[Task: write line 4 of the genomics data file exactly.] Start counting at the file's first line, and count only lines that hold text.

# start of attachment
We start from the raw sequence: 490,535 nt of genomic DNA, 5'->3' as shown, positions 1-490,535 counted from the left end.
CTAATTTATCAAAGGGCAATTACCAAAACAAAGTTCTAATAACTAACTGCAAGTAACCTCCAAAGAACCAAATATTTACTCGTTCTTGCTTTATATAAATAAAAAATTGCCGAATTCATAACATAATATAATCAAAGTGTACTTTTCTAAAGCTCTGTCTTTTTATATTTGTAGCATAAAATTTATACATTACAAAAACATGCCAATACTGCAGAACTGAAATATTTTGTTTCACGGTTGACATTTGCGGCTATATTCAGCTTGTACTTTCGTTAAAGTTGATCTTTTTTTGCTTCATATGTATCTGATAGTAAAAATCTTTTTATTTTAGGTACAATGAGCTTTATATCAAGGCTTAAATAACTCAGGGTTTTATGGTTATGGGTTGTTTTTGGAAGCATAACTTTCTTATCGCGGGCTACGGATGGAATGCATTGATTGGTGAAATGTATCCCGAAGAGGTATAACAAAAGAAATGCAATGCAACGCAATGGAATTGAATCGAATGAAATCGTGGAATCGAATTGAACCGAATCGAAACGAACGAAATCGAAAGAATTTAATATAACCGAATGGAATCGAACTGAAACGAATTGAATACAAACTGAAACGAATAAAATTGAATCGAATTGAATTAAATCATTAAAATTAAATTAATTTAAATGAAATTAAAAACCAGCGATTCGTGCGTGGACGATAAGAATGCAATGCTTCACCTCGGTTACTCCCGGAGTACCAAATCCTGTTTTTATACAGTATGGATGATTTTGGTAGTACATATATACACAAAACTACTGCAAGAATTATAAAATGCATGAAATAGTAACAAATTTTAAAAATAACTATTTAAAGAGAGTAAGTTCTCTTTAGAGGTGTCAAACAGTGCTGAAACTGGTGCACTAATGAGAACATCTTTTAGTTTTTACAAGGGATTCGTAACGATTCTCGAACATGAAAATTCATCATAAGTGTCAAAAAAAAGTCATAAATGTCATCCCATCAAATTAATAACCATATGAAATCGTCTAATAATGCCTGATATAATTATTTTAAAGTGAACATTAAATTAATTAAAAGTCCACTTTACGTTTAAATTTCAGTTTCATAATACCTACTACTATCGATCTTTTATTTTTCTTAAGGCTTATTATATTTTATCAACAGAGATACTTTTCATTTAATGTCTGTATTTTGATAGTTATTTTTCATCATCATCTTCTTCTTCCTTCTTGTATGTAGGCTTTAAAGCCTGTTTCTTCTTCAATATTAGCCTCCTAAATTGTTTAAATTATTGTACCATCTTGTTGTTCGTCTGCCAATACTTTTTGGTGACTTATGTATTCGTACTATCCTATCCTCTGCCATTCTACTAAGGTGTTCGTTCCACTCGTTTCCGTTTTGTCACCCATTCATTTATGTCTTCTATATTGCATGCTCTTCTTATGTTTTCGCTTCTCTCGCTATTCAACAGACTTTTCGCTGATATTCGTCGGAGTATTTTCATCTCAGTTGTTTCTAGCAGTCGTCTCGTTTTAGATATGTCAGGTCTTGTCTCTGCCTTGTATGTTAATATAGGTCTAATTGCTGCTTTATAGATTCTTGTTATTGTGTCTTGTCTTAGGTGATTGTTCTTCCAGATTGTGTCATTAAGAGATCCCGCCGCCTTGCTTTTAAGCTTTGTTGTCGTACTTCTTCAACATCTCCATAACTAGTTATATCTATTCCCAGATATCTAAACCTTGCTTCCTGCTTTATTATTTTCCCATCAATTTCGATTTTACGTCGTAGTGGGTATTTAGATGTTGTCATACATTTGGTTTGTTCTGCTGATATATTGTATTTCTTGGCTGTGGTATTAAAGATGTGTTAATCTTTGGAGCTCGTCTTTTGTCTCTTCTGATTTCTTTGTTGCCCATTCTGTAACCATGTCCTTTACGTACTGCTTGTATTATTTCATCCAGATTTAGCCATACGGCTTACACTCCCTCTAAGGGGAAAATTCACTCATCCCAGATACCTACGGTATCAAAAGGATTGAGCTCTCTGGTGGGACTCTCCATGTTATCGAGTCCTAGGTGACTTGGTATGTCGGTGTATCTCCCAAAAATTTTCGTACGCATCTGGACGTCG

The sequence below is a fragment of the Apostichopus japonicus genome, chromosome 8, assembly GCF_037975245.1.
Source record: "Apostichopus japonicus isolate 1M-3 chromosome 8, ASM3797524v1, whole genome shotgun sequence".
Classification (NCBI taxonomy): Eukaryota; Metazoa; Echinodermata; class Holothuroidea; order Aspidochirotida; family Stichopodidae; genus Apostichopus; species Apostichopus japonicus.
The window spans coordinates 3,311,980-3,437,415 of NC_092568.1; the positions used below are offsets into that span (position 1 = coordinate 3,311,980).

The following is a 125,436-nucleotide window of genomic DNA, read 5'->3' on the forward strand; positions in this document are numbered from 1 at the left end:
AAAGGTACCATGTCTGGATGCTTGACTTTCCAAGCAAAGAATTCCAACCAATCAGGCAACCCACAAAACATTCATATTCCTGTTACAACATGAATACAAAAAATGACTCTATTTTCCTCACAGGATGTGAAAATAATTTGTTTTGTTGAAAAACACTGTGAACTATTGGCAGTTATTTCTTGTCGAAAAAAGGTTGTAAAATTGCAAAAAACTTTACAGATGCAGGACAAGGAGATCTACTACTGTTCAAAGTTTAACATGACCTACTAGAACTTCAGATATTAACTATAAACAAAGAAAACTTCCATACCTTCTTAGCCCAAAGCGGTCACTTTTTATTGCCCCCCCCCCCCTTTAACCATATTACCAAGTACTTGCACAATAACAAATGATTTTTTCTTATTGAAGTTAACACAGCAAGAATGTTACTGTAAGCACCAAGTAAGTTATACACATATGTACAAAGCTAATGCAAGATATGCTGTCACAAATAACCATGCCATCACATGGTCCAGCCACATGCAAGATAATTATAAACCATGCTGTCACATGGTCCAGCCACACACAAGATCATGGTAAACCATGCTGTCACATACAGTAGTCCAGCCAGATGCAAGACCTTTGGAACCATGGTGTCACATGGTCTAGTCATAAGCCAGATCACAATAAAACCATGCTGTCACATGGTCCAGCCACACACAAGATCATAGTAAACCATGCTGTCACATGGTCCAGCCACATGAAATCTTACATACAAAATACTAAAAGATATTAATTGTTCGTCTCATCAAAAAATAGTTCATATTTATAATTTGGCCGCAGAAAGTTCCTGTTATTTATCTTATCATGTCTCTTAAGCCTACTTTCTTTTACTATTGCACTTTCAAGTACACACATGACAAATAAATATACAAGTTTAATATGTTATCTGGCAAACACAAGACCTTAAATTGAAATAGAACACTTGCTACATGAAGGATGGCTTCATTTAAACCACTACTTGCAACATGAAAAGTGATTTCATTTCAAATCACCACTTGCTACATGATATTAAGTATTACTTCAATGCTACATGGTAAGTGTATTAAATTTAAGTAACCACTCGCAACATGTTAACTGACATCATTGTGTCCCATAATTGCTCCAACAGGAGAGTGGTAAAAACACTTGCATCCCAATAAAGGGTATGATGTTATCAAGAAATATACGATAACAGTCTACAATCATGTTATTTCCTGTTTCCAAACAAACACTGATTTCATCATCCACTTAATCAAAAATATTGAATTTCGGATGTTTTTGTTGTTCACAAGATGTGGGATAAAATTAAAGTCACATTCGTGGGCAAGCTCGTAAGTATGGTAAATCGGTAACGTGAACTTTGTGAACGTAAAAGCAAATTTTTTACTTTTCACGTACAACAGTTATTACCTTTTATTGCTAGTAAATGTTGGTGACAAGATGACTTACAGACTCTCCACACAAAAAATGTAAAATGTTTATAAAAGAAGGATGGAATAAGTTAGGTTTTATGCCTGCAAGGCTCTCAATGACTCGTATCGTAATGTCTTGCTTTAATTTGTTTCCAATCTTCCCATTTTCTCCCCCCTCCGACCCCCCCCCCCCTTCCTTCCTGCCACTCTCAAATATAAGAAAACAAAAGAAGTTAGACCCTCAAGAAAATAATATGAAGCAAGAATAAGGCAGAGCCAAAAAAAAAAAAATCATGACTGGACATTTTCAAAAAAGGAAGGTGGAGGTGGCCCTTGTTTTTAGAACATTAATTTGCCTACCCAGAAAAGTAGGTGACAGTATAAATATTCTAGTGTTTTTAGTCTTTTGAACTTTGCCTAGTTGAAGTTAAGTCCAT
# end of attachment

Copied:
Source record: "Apostichopus japonicus isolate 1M-3 chromosome 8, ASM3797524v1, whole genome shotgun sequence".